Located in the Bay of Bengal, this group (Andaman and Nicobar islands) of 572 islands lies 193 km away from Cape Negrais in Myanmar, 1255 km from Calcutta, and 1190 km from Chennai. The two important groups of islets are Ritchie's Archipelago and Labyrinth Islands. The Nicobar Islands are located to the south of the Andamans, 121 km from the Little Andaman Island. Of the total 572 islands, only 36 islands are inhabited.
The canopied rain forests of the islands harbour 3,000 species of plants including mangroves, epiphytes (130 ferns, 100 orchids), palms, woody climbers, timbers (teak, mahogany, Andaman paduk) and a wide variety of tropical fruits. Marine fauna is diverse including a wide variety of tropical fish and coral. Considering the diversity and uniqueness of fauna and flora and the fragile nature of the eco-system here, 96 sanctuaries spread over 466.218 sq km and nine National Parks spread over 1153.938 sq km have been notified on these islands.
Best Time to Visit: The islands have a tropical climate. There is medium to heavy rain during the monsoon, in the months from May to mid September and November to mid December. There is no extreme climate except rains and tropical storms in late summer often cause heavy damage. Tourists visit the islands from October to May.
Little is known historically about Andaman and Nicobar, a cluster of around 572 islands of which less than 50 are populated, stretching from the southern tip of Burma all the way down south till Sumatra in Indonesia. It is believed that Marco Polo was among the first from the West to set foot on one of the islands. Kanhoji Angre, a Maratha admiral had his base on the island in the early 18th century. From there, he attacked passing Portuguese, Dutch and English merchant vessels on their way to or from their various Asian colonies. In 1713, his navy even succeeded in capturing the yacht of the British Governor of Bombay. Despite many efforts by the British and later a joint military force of British and Portuguese naval forces, Kanhoji Angre was never defeated. He died in 1729.
The British established their first colony in the Andaman and Nicobar Islands in 1789, which was abandoned in 1796. The British finally annexed the islands in the 19th century adding them to their empire. They turned it into a penal colony for Indian freedom fighters. The construction of the infamous Cellular Jail was completed in 1908. Hundreds of anti-British Indians were tortured to death or simply executed here. With the Second World War, Japanese troops occupied the islands and the local tribes initiated guerrilla activities to drive them out. When India achieved independence in 1947, the Andaman and Nicobar Islands were incorporated into the Indian Union.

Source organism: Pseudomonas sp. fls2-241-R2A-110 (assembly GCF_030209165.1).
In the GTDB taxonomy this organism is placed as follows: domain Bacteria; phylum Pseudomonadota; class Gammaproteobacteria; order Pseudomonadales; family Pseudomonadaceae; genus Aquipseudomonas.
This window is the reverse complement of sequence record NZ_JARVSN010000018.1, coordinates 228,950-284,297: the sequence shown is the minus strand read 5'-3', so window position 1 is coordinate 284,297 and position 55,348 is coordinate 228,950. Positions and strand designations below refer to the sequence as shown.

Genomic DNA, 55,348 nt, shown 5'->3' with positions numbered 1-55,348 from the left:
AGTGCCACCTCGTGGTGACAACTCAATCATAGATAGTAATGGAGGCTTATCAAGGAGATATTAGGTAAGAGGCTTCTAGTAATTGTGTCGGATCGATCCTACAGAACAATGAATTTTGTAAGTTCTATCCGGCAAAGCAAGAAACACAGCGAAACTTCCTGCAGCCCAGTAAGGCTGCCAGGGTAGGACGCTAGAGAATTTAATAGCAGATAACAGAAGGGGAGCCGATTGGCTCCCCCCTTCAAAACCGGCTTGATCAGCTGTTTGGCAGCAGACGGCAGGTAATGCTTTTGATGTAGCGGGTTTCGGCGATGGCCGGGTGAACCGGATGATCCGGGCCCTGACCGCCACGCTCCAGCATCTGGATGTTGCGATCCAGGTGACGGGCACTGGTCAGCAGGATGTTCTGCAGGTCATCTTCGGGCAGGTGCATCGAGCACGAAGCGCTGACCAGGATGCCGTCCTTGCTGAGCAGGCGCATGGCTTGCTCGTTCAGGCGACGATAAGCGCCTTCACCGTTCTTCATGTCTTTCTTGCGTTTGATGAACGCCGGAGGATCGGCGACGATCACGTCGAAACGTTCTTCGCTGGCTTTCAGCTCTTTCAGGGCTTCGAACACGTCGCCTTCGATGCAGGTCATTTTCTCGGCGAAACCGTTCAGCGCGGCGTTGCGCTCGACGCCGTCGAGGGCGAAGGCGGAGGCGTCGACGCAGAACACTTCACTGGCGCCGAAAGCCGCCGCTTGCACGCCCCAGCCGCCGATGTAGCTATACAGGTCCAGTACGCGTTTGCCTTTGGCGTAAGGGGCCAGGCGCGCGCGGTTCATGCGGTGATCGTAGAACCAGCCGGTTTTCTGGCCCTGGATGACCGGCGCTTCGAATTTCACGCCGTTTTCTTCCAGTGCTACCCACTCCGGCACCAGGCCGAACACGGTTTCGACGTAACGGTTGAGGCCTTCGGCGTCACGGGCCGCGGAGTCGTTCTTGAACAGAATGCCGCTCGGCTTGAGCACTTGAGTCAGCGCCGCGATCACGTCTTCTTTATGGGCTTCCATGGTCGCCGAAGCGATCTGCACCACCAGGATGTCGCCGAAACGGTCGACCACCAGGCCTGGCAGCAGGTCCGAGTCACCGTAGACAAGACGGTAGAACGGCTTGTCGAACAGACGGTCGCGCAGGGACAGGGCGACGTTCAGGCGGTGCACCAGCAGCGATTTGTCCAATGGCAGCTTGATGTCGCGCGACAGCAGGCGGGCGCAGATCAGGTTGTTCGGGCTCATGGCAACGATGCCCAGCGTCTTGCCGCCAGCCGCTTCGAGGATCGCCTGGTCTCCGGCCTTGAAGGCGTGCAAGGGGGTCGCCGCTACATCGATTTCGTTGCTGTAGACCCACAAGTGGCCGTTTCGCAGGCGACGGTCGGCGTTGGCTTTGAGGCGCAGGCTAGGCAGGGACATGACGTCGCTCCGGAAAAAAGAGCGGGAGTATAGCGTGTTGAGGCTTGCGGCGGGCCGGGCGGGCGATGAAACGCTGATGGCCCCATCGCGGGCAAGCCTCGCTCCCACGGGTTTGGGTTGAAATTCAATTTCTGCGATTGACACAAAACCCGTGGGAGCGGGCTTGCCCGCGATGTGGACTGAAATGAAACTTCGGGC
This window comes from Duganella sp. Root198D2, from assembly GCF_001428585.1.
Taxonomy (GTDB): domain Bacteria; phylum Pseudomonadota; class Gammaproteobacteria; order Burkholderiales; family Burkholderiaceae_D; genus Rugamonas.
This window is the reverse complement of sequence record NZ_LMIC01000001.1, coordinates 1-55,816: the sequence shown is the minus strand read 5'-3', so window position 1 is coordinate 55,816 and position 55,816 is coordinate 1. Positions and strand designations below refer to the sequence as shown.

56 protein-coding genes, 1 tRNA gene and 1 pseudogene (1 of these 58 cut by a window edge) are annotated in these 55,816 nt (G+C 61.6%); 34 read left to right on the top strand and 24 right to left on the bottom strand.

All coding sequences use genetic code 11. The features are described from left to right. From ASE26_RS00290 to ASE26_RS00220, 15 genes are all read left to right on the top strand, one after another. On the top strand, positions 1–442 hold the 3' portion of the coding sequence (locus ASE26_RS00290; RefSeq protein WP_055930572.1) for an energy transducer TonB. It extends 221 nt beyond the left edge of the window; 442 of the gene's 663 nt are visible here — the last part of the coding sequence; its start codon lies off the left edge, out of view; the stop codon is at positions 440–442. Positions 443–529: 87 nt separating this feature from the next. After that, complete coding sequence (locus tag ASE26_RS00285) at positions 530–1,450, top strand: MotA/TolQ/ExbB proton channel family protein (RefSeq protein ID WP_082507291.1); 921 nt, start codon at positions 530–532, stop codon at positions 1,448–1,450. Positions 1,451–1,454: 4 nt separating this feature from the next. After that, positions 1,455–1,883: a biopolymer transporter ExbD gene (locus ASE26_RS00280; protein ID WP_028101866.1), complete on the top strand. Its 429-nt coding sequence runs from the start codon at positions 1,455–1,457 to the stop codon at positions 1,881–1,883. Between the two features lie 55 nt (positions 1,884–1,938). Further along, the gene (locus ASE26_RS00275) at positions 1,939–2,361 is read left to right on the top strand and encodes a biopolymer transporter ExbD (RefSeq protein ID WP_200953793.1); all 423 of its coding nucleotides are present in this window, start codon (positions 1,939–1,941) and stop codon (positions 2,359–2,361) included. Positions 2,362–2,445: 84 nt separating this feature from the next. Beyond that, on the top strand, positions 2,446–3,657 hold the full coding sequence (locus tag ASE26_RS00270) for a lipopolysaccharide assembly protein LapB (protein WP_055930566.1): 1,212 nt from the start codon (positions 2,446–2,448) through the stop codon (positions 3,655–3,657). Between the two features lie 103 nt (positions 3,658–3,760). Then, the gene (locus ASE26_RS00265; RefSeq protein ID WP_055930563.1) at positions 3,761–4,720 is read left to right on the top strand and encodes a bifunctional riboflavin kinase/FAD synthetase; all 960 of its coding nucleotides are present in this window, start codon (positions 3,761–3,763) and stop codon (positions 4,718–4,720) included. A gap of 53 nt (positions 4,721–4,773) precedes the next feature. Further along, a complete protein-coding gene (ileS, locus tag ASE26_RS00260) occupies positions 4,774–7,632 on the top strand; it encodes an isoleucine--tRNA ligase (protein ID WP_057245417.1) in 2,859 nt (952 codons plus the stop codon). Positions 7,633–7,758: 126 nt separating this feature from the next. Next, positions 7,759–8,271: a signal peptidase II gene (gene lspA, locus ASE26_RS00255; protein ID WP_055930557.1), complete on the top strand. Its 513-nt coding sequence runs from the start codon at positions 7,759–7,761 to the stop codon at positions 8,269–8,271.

The indigenous tribes are distinguished in two groups: the Onge, Sentinelese, Jarawa and Andamanese of Negroid descent living on the Andaman Islands and the Shompen and Nicobarese of Mongoloid descent living in the Nicobar Islands. Most of the tribes are on the verge of extinction. This sad destiny will most likely hit the Andamanese tribe first since their number is as low as thirty. The Sentinelese is the least studied tribe still living in isolation on the North Sentinel Island. Their number is estimated at 250. Outsiders attempting to make contact with them are driven away with bows and arrows. They continue to maintain a unique lifestyle living in harmony with nature just as they have done for thousands of years.
Forests are the green expanses over the golden rocks of the islands. The reserve forest areas cover 86% of the territory and the forest cover is over 92%. Fifty percent of the forest cover is set aside as Tribal Reserves, National Parks and Wildlife Sanctuaries, which cannot be violated. Luxuriant mangroves, perhaps the richest in the world make up approx II.5% of the entire region. More than 150 plant and animals species are widely found. Mahatma Gandhi Marine National Park is rich in corals, varieties of colored fishes, sea turtles etc., besides other marine life. It is a birdwatchers paradise - more than 271 varieties of birds inhabit the peaceful landscape, out of which 39 are common in nature. Megapode, Swiftlet, Hornbill and Nicobar Pigeon are some of the specialties of the Andaman & Nicobar Islands. Four of the five species of sea turtles including the “Giant Leatherback” are found here and the wild salties (salt water crocodiles). It also has shoals of sharks, mantas and whales. Ever since Jacques Cousteau showed his film Andaman Islands: Invisible Islands to the world, scuba divers
from all over have thronged the place to catch a glimpse of the amazing marine life.